D&D: Dark Alliance – A review

I have been waiting patiently for Dark Alliance to drop, much like any D&D fan. I didn’t come in expecting to build a character,  nor did I think it was going to be an adaptation of the tabletop game.I expected an action game with light RPG elements and that’s pretty much what I have been given, so when I say this,  it’s from a place of what I would say is realistic expectations. 
Dungeons And Dragons: Dark Alliance is a disappointment. 

I’ll break it down into a few thoughts. How the game feels. How it plays. And what is 

So how does it feel? We start off with a camp, using a map to travel to missions, this kinda feels like you’re in a post game area, going back to what you’ve done already. Missions can be tackled over and over,  with ever increasing difficulty as you compare your character’s overall strength score against the difficulty level,  which would be fine, but it feels to me as if the game hasn’t been polished, that the focus was on trying to make a New Game+ instead of focusing on giving a solid game itself. Combat feels clunky, in a world where we’ve got a full range of Arkham games with Batman leaping between enemies, moving to a game where you need to target enemies individually,  if they aren’t in front of you then you’re not going to target them,  the combat just feels like a step back. 

Enemy animations are far from perfect,  often leaping from a prone position to on their feet without any in-between. 

Then there’s the looting,  rife with RNG, you could theoretically run through a map and not receive strong enough equipment to challenge the next level forcing you to upgrade items using in game crystals.On top of which,  having pre-ordered the game, I was expecting access to new weapon/armour sets, however they are merely weapon/armour skins and do not apply to all weapon/armour, making it feel as if my preorder bonus has been withheld from me. 

Then we’ve got the crystals, I get that Crystal Shards are a big thing in Icewind Dale and the Drizzt novels, but there’s no upgrade mechanic in D&D for any of it established and it truly feels like they’re trying to shoe-horn in tiered currencies, which wouldn’t surprise me if they included micro-transactions later, I have seen it done before, and the fact crystals are awarded randomly and you can level them up, adding levels of complexity that just aren’t needed.

Buttons seem to be unresponsive.
I’m not talking about the combat, but picking things up and opening the menus just seems to take an awkwardly long time and I cannot work out why.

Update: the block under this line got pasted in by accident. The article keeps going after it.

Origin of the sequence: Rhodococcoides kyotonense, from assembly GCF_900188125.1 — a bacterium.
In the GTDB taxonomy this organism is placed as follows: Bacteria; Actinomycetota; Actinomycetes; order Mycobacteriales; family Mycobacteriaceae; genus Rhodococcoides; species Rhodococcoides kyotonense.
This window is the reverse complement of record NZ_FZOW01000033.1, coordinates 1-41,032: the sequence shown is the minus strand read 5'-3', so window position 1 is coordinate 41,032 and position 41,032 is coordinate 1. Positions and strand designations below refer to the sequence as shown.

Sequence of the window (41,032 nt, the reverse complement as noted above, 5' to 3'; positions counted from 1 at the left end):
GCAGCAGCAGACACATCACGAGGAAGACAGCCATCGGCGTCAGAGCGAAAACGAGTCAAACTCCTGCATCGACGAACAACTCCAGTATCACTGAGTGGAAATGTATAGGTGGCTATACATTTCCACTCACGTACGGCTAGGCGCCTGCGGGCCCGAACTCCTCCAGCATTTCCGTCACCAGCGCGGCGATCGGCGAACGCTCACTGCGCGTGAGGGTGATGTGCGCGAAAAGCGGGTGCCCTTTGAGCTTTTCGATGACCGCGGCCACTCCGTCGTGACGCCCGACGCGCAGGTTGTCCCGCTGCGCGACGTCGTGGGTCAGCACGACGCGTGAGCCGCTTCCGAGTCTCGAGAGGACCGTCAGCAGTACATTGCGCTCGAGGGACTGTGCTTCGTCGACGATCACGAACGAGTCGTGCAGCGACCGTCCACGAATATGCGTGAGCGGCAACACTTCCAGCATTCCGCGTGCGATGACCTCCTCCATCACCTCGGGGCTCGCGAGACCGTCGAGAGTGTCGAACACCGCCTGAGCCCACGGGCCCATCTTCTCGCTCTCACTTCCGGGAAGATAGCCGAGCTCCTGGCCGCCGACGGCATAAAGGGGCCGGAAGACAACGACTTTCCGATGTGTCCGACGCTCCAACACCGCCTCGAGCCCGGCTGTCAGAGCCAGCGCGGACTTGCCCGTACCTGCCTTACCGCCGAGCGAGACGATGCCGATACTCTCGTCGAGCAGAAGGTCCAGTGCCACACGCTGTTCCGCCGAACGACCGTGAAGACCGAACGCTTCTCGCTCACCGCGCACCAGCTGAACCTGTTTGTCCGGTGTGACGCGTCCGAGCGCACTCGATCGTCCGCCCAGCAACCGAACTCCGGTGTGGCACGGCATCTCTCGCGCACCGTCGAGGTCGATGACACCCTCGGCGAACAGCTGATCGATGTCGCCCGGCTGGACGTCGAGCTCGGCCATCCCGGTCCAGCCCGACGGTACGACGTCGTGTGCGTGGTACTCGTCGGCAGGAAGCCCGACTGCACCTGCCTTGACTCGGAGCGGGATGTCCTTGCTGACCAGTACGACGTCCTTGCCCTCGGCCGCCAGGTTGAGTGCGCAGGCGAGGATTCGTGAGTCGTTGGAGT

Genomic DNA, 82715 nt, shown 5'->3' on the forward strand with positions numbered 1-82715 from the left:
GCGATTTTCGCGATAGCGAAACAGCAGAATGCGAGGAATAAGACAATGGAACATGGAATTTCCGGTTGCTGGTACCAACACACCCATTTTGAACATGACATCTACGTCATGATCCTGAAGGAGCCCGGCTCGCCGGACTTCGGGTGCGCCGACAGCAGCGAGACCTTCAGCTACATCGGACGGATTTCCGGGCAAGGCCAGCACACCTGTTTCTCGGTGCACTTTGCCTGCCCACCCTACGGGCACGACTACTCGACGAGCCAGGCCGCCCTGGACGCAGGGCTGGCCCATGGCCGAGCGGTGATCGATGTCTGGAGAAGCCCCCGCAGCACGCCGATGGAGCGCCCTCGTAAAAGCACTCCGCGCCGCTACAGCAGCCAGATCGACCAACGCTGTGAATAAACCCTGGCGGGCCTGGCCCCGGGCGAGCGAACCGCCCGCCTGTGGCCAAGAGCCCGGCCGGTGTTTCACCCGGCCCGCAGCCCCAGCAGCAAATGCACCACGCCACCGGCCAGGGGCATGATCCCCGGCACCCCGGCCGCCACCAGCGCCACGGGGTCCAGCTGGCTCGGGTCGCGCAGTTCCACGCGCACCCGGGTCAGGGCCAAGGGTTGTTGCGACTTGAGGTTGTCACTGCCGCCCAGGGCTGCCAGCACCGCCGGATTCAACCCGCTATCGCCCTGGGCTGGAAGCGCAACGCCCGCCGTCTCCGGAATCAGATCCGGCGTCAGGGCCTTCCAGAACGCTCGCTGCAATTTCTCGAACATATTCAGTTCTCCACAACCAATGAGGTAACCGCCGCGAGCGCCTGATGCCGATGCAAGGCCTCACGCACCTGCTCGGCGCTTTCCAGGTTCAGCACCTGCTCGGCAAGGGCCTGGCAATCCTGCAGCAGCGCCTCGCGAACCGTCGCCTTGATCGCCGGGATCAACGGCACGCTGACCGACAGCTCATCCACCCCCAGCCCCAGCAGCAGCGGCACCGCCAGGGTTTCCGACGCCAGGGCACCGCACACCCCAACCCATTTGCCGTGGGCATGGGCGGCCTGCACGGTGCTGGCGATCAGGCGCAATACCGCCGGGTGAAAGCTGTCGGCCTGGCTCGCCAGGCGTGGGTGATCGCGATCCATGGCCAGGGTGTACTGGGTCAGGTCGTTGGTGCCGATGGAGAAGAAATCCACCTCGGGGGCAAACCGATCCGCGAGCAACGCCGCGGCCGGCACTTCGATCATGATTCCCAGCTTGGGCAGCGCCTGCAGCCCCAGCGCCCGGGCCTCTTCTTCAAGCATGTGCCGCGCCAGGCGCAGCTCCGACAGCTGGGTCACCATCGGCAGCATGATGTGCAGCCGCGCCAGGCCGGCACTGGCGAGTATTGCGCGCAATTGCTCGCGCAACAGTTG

I touched on NG+, so let me go into that in a little more depth.
Now, in Dark Alliance your characters are defined by a strength score that starts (or did for me) at 1000, with each level given a recommended score and I assume, increased loot per level.
So it appears the developers made the game with the same kind of mentality you get in end-game MMO’s, where you grind for ever increasingly stronger loot, to increase your item level, so you can do the same dungeon at incrementally higher levels.
Really, I am not going to begrudge the game having different difficulties, but it just feels like they took that MMO mentality and built the game around it.

And really, that’s how it feels all in all.
Like I am in post-game content, from the lacklustre base in Kelvin’s Cairn, to the item level like rating system.
I feel like I missed out on the game itself, and I just don’t feel gripped by it.

That isn’t to say there is no fun in the game, I like being able to run around the frozen North, seeing Goblins yell as I attack them, and the cinematics are great.
But getting into the game is just disappointing to me, I can understand others might find fun in it, but it just misses the mark
I am however, hoping that the Devs will improve it because I do think it has potential, but it just isn’t there yet.

So having read a few other reviews, I have seen that they tend to agree with me, with the caveat that after a couple of hours the game gets better, or gets better with co-op play.
To this I say fuck off.

I shouldn’t have to invest multiple hours to get into a game.
Similarly, a game where you can play solo, should have scaling to make it suitable for solo play.

Lets look at two modern gaming successes, Batman’s Arkham series, and Spider-Man.
In all games, you are swarmed by enemies who can interrupt your attack, but Arkham and Spider-Man allow you see when someone is about to attack you, and gives you the opportunity to perform a move fluidly that gets you out of the situation.
In Dark Alliance, especially in solo play, you are locked into a combat move and if someone interrupts you then you are going to have a bad time.

In both Arkham and Spider-Man, your character will leap from enemy to enemy allowing for fluid combat that feels strong.
In Dark Alliance you have to target, lock on, swing your camera around, and if they’re too far away you’re just hitting air.

When I say Dark Alliance feels like an old game, I don’t say it to put it down, I truly want it to be good, but modern design mentality doesn’t align with what we have here.
I will eventually play Dark Alliance with friends, but I cannot currently suggest to any of them that they buy it.

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